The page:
Uncovering the S = ½ kagome ferromagnet within a family of metal–organic frameworks

Samuel A. Ivko, Katherine Tustain, Tristan Dolling, Aly Abdeldaim, Otto H. J. Mustonen, Pascal Manuel, Chennan Wang, Hubertus Luetkens, Lucy Clark*

*Corresponding author for this work

Research output: Contribution to journalArticlepeer-review

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Abstract

Kagome networks of ferromagnetically or antiferromagnetically coupled S = ½ magnetic moments represent important models in the pursuit of a diverse array of novel quantum and topological states of matter. Here, we explore a family of Cu2+-containing metal–organic frameworks (MOFs) bearing S = ½  kagome layers pillared by ditopic organic linkers with the general formula Cu3(CO3)2(x)3·2ClO4 (MOF-x), where x is 1,2-bis(4-pyridyl)ethane (bpe), 1,2-bis(4-pyridyl)ethylene (bpy), or 4,4′-azopyridine (azpy). Despite more than a decade of investigation, the nature of the magnetic exchange interactions in these materials remained unclear, meaning that whether the underlying magnetic model is that of an S = ½ kagome ferromagnet or antiferromagnet is unknown. Using single-crystal X-ray diffraction, we have developed a chemically intuitive crystal structure for this family of materials. Then, through a combination of magnetic susceptibility, powder neutron diffraction, and muon-spin spectroscopy measurements, we show that the magnetic ground state of this family consists of S = ½  ferromagnetic kagome layers that are coupled antiferromagnetically via their extended organic pillaring linkers.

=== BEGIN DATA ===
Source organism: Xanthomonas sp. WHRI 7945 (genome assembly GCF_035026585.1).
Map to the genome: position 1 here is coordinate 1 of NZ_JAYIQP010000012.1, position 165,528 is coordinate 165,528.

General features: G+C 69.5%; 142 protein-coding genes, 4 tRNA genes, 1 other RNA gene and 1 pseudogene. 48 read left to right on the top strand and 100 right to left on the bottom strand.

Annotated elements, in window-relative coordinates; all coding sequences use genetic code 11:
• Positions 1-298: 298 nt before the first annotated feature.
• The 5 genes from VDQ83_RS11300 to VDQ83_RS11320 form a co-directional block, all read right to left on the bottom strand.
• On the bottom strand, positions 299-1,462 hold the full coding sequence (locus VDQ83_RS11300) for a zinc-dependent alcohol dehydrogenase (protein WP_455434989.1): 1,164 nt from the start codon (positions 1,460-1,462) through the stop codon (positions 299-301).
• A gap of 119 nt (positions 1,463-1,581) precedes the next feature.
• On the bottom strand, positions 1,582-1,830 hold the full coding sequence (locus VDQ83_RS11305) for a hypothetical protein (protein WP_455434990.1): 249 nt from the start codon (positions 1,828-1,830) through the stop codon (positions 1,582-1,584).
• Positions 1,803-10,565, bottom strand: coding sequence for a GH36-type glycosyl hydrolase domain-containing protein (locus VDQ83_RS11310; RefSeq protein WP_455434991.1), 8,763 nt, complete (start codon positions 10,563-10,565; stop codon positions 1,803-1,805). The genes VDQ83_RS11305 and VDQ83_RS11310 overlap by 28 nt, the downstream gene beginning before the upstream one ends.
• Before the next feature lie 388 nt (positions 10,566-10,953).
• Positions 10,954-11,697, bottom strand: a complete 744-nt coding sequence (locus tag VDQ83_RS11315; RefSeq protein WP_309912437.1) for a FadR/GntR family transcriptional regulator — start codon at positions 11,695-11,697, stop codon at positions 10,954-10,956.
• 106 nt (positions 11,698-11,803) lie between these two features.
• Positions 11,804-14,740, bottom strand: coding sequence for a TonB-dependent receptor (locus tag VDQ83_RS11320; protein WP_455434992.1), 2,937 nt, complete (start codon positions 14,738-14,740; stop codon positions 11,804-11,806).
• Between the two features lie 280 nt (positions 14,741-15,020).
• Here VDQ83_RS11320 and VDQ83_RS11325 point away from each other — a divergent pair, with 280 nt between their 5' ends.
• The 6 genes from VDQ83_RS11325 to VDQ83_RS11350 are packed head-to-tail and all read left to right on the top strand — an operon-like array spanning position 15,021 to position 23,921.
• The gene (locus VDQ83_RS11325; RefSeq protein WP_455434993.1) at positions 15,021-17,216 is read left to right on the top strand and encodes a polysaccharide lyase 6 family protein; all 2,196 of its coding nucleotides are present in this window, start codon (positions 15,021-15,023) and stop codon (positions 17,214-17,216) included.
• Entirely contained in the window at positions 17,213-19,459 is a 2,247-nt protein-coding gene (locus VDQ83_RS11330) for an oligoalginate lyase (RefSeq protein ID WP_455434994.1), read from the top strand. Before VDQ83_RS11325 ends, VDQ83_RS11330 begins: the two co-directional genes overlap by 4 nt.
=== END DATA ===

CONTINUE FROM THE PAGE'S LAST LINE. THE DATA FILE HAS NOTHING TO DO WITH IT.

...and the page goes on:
Original languageEnglish
Pages (from-to)5409–5421
Number of pages13
JournalChemistry of Materials
Volume34
Issue number12
Early online date9 Jun 2022
DOIs
Publication statusPublished - 28 Jun 2022

Bibliographical note

Funding Information:
This work was supported by the UK Engineering and Physical Sciences Research Council (EPSRC) through Grants EP/T02271X/1 and EP/V028774/1. Access to the ISIS Neutron and Muon Source was provided through the UK Science and Technology Facilities Council (STFC). The authors are grateful to L. Male (University of Birmingham) for assistance with single-crystal X-ray diffraction data collection, G. Stenning (ISIS) and M. Chung (University of Birmingham) for assistance with magnetic susceptibility data collection, and J. Graham (University of Birmingham) for assistance with data collection on WISH. O.H.J.M. is grateful for funding through Leverhulme Trust Early Career Fellowship ECF-2021-170.

Publisher Copyright:
© 2022 The Authors. Published by American Chemical Society.

ASJC Scopus subject areas

  • General Chemistry
  • General Chemical Engineering
  • Materials Chemistry

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